We hold that neither public policy nor existing authority prohibit private contracting parties from including in a labor and materials payment bond a provision which reasonably limits claimants to a period within which to bring suit that is shorter than the applicable state statute of limitations. We further find that the form of contract used in this case is clear on its face. The contractual exception clause to the one-year limitation provision is relevant only where state statutes prohibit shorter than statutory limits. Thus this clause does not apply to preclude the one-year provision in this case. Court of Appeals is therefore affirmed.

On April 8, 1973, defendant Priestly general plumbing contractor for a private apartment construction project contracted with defendant St. Paul to obtain a required labor and materials payment bond. The bond provided that St. Paul as surety would pay claims made by subcontractors of Priestly as principal where the subcontractor had not been paid in full within 90 days of the completion of the subcontractor's work. The bond was primarily intended to protect the owner of the project Village Homes Inc. against mechanics' lien claims which might accrue over the course of building construction. Priestly entered into a subcontract with Camelot for certain excavation work. The claims intended to be secured were those of subcontractors such as plaintiff Camelot.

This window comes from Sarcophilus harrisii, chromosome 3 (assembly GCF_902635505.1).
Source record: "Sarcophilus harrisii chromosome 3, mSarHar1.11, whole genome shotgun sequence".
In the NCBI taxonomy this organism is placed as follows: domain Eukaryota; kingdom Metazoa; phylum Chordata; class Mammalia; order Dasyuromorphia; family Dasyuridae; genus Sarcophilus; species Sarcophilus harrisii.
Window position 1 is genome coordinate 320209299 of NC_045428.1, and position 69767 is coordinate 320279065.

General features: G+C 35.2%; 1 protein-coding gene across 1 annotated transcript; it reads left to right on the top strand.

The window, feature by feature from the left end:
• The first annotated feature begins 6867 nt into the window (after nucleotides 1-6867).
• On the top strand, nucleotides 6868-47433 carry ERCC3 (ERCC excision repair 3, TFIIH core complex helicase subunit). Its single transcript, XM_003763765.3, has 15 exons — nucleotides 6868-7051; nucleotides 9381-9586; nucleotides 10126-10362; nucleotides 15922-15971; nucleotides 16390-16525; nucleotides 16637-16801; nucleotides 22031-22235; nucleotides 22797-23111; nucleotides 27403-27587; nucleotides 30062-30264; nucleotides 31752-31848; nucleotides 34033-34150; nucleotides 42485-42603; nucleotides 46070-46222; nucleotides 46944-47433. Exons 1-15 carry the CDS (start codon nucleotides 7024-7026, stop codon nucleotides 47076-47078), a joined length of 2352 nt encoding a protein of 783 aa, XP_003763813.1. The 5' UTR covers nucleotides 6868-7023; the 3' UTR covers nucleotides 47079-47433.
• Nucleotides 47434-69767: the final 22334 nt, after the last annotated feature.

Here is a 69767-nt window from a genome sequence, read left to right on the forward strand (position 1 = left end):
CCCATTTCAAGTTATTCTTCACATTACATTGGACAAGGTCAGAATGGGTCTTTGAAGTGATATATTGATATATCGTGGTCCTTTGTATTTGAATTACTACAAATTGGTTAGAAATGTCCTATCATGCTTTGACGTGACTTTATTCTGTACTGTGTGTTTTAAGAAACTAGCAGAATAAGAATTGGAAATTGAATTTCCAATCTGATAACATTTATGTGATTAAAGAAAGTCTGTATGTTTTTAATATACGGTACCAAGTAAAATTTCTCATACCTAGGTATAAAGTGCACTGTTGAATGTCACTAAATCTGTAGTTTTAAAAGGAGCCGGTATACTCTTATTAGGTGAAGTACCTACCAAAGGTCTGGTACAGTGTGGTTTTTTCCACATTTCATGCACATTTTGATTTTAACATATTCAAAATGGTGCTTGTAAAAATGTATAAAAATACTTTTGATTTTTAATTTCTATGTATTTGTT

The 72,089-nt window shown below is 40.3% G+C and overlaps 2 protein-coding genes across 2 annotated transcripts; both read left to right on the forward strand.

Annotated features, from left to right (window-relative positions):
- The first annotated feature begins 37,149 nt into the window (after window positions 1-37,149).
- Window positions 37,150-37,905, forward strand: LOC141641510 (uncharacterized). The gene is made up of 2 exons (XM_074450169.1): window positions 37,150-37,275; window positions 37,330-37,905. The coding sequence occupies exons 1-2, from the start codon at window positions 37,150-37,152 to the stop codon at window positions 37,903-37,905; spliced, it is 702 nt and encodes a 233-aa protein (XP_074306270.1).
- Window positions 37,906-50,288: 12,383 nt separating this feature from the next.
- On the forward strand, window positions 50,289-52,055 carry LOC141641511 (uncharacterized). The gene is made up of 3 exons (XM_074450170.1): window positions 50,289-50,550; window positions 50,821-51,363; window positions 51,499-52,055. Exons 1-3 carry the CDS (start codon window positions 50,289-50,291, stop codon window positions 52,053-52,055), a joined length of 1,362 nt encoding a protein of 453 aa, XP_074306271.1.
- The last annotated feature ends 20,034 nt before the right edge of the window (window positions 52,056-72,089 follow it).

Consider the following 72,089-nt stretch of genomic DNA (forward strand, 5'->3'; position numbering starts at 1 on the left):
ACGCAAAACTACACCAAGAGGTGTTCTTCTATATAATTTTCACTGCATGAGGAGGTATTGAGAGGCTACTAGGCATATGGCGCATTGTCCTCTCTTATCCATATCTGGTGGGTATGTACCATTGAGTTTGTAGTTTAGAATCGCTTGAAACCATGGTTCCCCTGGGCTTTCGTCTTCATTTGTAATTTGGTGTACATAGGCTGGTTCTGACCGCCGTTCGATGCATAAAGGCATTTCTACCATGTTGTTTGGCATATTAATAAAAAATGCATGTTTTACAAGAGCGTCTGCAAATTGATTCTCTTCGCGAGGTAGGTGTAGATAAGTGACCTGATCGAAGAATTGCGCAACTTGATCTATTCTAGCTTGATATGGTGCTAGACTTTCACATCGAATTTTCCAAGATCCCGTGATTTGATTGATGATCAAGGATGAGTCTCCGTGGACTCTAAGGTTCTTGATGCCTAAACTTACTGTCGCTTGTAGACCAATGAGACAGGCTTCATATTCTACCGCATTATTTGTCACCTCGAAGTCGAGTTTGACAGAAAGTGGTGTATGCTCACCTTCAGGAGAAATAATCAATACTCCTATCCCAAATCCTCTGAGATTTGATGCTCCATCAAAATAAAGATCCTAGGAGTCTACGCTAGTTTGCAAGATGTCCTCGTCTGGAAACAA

As subcontractor Camelot completed the excavation work pursuant to its contract with Priestly. The construction proceeded until April 1974, when defendant Priestly abandoned the project. Priestly gave no notice to Camelot that it was leaving the project. At that time the balance due for the work Camelot had provided was $18,848.